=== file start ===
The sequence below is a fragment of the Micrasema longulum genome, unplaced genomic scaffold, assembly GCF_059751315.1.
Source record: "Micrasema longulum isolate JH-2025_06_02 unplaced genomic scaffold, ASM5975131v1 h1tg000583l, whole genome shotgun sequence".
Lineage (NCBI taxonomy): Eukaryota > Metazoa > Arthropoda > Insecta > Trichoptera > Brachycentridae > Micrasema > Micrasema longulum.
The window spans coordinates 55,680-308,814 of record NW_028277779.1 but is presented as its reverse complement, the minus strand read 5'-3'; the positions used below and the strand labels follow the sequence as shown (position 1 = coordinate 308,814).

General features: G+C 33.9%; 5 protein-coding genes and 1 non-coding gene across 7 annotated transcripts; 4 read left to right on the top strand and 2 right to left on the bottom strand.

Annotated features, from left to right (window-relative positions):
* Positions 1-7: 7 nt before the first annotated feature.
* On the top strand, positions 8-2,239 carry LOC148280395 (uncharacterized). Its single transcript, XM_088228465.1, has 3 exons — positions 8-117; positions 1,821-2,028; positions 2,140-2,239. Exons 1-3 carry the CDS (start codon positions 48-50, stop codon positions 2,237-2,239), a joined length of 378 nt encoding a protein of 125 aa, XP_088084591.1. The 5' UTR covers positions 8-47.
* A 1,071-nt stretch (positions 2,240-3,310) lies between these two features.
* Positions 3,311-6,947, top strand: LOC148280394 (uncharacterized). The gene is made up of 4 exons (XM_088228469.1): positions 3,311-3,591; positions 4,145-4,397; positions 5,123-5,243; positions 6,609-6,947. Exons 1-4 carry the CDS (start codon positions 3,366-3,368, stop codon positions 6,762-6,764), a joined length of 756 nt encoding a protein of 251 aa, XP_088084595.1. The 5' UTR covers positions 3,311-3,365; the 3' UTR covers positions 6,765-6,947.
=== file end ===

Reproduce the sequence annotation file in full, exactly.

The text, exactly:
The sequence below is a fragment of the Micrasema longulum genome, unplaced genomic scaffold, assembly GCF_059751315.1.
Source record: "Micrasema longulum isolate JH-2025_06_02 unplaced genomic scaffold, ASM5975131v1 h1tg000583l, whole genome shotgun sequence".
Lineage (NCBI taxonomy): Eukaryota > Metazoa > Arthropoda > Insecta > Trichoptera > Brachycentridae > Micrasema > Micrasema longulum.
The window spans coordinates 55,680-308,814 of record NW_028277779.1 but is presented as its reverse complement, the minus strand read 5'-3'; the positions used below and the strand labels follow the sequence as shown (position 1 = coordinate 308,814).

General features: G+C 33.9%; 5 protein-coding genes and 1 non-coding gene across 7 annotated transcripts; 4 read left to right on the top strand and 2 right to left on the bottom strand.

Annotated features, from left to right (window-relative positions):
* Positions 1-7: 7 nt before the first annotated feature.
* On the top strand, positions 8-2,239 carry LOC148280395 (uncharacterized). Its single transcript, XM_088228465.1, has 3 exons — positions 8-117; positions 1,821-2,028; positions 2,140-2,239. Exons 1-3 carry the CDS (start codon positions 48-50, stop codon positions 2,237-2,239), a joined length of 378 nt encoding a protein of 125 aa, XP_088084591.1. The 5' UTR covers positions 8-47.
* A 1,071-nt stretch (positions 2,240-3,310) lies between these two features.
* Positions 3,311-6,947, top strand: LOC148280394 (uncharacterized). The gene is made up of 4 exons (XM_088228469.1): positions 3,311-3,591; positions 4,145-4,397; positions 5,123-5,243; positions 6,609-6,947. Exons 1-4 carry the CDS (start codon positions 3,366-3,368, stop codon positions 6,762-6,764), a joined length of 756 nt encoding a protein of 251 aa, XP_088084595.1. The 5' UTR covers positions 3,311-3,365; the 3' UTR covers positions 6,765-6,947.